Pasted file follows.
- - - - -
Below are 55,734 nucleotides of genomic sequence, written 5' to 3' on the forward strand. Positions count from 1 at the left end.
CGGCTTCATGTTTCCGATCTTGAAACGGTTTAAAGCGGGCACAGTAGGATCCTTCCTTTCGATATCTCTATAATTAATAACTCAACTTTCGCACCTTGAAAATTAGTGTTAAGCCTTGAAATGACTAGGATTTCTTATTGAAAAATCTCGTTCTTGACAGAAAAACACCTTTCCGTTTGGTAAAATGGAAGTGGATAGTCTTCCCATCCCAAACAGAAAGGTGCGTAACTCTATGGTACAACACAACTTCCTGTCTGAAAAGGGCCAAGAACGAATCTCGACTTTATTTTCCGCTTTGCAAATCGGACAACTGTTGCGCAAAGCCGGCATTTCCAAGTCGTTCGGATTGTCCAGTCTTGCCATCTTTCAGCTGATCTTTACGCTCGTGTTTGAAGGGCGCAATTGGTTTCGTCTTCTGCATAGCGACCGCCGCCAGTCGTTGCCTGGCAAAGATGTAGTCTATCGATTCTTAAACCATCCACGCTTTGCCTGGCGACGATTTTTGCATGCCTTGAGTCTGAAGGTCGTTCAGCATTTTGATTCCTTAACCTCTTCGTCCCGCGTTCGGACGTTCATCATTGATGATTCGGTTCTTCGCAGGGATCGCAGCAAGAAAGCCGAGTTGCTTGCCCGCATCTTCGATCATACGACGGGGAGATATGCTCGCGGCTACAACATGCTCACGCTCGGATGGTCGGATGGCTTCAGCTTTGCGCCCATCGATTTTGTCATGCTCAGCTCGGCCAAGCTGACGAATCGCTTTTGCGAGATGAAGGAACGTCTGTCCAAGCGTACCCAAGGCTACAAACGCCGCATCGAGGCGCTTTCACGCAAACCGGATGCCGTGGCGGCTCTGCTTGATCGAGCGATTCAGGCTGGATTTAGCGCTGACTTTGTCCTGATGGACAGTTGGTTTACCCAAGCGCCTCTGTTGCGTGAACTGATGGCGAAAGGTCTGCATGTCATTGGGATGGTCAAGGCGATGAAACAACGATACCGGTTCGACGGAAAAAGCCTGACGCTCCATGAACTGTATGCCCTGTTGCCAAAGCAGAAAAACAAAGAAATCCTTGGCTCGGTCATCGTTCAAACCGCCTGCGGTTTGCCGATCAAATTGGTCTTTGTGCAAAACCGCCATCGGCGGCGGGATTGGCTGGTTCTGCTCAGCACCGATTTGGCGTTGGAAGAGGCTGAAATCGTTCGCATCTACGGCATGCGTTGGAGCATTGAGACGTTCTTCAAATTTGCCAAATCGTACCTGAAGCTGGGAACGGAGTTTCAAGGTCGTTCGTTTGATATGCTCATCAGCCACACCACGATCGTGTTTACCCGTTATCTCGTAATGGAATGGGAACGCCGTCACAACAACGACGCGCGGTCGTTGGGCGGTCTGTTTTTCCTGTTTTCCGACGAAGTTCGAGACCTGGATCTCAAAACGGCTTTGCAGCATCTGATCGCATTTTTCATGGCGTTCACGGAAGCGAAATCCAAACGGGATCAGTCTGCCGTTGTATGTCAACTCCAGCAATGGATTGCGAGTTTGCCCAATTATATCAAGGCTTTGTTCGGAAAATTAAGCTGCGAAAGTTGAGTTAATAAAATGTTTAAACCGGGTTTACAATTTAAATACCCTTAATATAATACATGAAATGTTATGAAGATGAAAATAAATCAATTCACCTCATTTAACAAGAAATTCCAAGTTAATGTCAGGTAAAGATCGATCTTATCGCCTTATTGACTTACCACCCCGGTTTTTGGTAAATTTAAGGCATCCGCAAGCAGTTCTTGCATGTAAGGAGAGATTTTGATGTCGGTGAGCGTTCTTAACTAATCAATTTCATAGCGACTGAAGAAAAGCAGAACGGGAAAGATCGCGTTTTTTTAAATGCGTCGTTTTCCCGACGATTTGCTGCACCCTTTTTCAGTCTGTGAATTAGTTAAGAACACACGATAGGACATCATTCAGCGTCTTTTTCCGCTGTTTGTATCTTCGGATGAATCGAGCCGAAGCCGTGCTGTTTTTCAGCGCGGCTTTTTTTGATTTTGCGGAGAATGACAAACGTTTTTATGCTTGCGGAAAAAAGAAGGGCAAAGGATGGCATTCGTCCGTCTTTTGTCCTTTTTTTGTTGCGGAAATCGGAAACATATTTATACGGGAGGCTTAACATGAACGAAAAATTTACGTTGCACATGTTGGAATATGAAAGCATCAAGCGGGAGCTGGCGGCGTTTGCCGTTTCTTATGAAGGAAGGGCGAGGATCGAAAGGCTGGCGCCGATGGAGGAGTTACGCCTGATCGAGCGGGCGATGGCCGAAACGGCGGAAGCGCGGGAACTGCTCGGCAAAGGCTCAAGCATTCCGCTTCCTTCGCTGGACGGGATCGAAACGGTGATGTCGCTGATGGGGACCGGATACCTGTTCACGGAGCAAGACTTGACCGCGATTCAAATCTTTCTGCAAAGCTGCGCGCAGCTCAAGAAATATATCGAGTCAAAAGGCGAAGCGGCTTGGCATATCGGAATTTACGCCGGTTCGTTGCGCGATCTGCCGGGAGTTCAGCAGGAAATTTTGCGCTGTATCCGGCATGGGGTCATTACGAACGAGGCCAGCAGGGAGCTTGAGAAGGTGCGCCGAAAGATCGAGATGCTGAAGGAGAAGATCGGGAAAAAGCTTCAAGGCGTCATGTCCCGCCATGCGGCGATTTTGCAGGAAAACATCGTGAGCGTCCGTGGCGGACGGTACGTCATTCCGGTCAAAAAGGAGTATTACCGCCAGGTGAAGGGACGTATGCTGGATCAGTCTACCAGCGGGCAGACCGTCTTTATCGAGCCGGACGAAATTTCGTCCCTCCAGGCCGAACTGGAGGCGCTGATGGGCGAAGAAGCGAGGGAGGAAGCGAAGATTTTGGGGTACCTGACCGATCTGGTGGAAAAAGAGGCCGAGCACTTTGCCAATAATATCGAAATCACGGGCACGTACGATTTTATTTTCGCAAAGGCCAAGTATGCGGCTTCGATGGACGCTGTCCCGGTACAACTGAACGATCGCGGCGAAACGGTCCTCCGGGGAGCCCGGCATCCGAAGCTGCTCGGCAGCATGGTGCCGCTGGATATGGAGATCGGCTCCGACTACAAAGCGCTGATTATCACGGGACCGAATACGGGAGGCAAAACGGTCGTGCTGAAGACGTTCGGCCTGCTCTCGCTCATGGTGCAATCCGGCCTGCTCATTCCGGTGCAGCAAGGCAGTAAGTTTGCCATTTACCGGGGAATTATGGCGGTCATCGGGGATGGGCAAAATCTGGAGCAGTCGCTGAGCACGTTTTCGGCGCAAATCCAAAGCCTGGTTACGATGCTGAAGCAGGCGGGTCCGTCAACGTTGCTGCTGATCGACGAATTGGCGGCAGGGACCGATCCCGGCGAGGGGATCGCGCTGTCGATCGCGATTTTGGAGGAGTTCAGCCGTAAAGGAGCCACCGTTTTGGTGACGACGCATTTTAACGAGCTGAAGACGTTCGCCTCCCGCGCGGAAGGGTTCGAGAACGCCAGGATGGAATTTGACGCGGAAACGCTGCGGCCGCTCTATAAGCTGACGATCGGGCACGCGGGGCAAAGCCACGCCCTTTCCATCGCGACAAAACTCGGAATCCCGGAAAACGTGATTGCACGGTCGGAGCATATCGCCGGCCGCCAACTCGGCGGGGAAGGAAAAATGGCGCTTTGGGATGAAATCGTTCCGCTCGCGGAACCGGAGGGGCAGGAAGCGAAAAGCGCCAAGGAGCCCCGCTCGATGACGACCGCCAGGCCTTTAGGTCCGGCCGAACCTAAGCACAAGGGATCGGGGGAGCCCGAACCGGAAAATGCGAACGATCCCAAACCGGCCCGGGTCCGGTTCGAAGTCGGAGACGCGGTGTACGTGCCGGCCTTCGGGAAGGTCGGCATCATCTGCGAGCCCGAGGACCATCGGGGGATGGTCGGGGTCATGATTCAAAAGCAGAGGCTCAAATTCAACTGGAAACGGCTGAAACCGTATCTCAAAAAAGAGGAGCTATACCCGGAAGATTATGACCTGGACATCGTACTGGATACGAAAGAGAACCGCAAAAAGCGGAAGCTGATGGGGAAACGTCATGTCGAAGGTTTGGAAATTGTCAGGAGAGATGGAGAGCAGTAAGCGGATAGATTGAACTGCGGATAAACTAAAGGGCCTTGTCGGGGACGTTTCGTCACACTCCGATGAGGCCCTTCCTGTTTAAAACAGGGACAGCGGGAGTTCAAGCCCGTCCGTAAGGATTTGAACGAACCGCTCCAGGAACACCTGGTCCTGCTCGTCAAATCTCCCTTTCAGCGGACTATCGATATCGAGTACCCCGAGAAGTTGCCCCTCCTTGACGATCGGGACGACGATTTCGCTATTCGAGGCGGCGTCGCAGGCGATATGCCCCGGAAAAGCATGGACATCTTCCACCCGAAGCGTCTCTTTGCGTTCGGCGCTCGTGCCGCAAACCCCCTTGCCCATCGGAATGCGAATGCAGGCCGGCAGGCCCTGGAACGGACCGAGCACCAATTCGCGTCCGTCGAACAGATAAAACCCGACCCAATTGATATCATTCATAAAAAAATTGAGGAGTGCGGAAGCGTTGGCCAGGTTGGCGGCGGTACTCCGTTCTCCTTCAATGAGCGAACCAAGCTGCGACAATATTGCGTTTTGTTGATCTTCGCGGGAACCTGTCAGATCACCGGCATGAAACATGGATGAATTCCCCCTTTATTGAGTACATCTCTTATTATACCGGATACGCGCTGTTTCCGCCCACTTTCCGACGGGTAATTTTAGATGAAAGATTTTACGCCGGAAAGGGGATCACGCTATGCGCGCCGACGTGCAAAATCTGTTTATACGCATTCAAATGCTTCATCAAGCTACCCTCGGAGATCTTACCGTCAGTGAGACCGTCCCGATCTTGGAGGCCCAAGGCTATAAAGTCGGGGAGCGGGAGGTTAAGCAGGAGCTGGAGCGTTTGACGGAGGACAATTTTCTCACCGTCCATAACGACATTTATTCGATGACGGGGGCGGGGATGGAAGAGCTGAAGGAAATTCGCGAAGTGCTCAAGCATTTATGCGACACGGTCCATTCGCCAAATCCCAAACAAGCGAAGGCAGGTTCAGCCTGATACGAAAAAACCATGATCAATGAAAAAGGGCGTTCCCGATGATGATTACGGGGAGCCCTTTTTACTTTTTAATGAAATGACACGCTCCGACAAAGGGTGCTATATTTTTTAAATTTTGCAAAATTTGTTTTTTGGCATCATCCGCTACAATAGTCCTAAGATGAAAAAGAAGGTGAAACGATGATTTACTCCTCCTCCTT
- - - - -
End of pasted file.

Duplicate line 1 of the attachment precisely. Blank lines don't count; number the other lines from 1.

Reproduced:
Below are 55,734 nucleotides of genomic sequence, written 5' to 3' on the forward strand. Positions count from 1 at the left end.